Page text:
But George also seemed to want to shift the terms of the debate. He asked whether anti-theism should be based, The Chair-style, on social effects or whether it was only the veracity of different religion’s truth claims that mattered. From the second perspective, all religions were as bad as each other because they were equally improbable.

Returning to his rebuttal, he said that the core of the critique of The Chair’s consequentialism lay in asking the question: is all the harm really due to faith itself? That argument suggested that much of harm due to faith in the middle-east was really due to poverty or conflict or a myriad of other complicated factors. Moreover, George argued that even from this consequentialist point of view all faiths could still be equally bad because all faiths put labels on people and were thus equally capable of leading to conflict. For instance, people often see peaceful Buddhism as abetter religion than patriarchal religions like Chrsitianity or Islam, yet Buddhist were attacking the Muslim minority in Myanmar as we spoke.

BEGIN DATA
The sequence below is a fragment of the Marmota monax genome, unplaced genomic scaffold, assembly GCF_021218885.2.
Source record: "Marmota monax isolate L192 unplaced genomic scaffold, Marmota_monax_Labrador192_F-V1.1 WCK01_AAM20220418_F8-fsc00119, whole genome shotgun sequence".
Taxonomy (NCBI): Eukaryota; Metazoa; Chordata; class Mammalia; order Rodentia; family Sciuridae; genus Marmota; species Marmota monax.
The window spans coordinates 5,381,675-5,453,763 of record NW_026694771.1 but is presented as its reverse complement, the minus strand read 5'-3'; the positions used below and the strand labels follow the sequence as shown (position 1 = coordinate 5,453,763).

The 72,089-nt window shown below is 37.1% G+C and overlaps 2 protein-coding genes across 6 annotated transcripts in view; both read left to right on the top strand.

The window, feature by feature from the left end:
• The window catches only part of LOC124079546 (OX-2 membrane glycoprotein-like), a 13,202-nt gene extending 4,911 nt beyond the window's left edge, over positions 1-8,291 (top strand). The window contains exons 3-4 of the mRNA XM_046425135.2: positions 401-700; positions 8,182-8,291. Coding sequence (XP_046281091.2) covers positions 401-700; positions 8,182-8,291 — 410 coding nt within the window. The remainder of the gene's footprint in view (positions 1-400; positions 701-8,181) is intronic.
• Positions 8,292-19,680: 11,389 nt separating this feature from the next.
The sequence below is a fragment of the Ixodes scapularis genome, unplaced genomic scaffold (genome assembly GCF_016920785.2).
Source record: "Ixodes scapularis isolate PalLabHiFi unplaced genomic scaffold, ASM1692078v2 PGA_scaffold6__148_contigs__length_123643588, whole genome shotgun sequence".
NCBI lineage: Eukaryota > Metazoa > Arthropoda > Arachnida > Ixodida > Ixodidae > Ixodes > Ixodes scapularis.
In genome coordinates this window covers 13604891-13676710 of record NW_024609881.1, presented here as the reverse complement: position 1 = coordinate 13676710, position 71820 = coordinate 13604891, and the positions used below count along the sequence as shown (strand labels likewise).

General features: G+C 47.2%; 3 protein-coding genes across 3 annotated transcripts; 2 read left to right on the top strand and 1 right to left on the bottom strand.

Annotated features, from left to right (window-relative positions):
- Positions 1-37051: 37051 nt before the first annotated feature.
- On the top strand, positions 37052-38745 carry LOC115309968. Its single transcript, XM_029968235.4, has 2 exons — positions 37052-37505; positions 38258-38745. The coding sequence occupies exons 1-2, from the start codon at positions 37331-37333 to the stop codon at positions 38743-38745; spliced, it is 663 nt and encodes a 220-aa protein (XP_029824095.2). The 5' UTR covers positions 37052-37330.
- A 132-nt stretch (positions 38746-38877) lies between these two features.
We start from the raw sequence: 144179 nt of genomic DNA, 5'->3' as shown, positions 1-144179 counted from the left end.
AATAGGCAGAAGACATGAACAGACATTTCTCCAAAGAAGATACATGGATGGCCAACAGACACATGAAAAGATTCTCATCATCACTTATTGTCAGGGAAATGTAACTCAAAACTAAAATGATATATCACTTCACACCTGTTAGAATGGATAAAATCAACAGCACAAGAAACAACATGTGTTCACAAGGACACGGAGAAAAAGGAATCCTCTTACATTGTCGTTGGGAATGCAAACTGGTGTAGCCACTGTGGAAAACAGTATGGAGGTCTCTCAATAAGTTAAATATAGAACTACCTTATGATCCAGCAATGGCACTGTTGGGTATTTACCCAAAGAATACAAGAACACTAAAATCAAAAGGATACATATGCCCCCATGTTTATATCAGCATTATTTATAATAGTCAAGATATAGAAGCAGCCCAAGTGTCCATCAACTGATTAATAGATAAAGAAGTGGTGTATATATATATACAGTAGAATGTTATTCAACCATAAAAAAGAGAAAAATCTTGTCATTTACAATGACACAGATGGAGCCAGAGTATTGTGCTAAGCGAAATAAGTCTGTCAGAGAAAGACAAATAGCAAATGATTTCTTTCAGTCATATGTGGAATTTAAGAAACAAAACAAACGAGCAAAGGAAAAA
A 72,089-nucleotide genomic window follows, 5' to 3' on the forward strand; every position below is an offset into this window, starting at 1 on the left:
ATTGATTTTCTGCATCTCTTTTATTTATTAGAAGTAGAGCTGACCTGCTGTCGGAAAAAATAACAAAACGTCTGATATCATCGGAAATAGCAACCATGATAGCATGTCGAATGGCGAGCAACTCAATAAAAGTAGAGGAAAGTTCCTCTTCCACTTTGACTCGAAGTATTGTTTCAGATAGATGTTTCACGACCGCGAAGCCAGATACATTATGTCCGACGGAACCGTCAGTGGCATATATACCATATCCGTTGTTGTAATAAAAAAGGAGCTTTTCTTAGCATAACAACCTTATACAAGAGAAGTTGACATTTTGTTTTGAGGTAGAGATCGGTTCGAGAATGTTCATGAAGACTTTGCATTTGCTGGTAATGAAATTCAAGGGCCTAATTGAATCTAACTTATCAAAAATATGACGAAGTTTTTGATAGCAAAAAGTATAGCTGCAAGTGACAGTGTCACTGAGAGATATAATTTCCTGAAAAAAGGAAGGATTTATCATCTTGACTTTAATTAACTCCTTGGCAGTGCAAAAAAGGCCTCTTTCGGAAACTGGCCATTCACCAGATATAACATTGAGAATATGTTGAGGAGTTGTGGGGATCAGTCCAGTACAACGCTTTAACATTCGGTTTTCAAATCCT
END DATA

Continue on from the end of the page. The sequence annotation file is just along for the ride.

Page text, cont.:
George therefore finished by saying that no religions are worse than others because they tall make incorrect truth-claims, they all slap labels on people leading to conflict, and most apparent differences in religions’ political effects are really due to deeper structural inequalities between different regions of the globe.

James, the Chair, then opened the discussion to the floor. It was pointed out that what made so-called Christian countries tolerant was their separation of Church and state. The Chair countered this by citing secular Turkey, which still oppressed women due to being Islamic.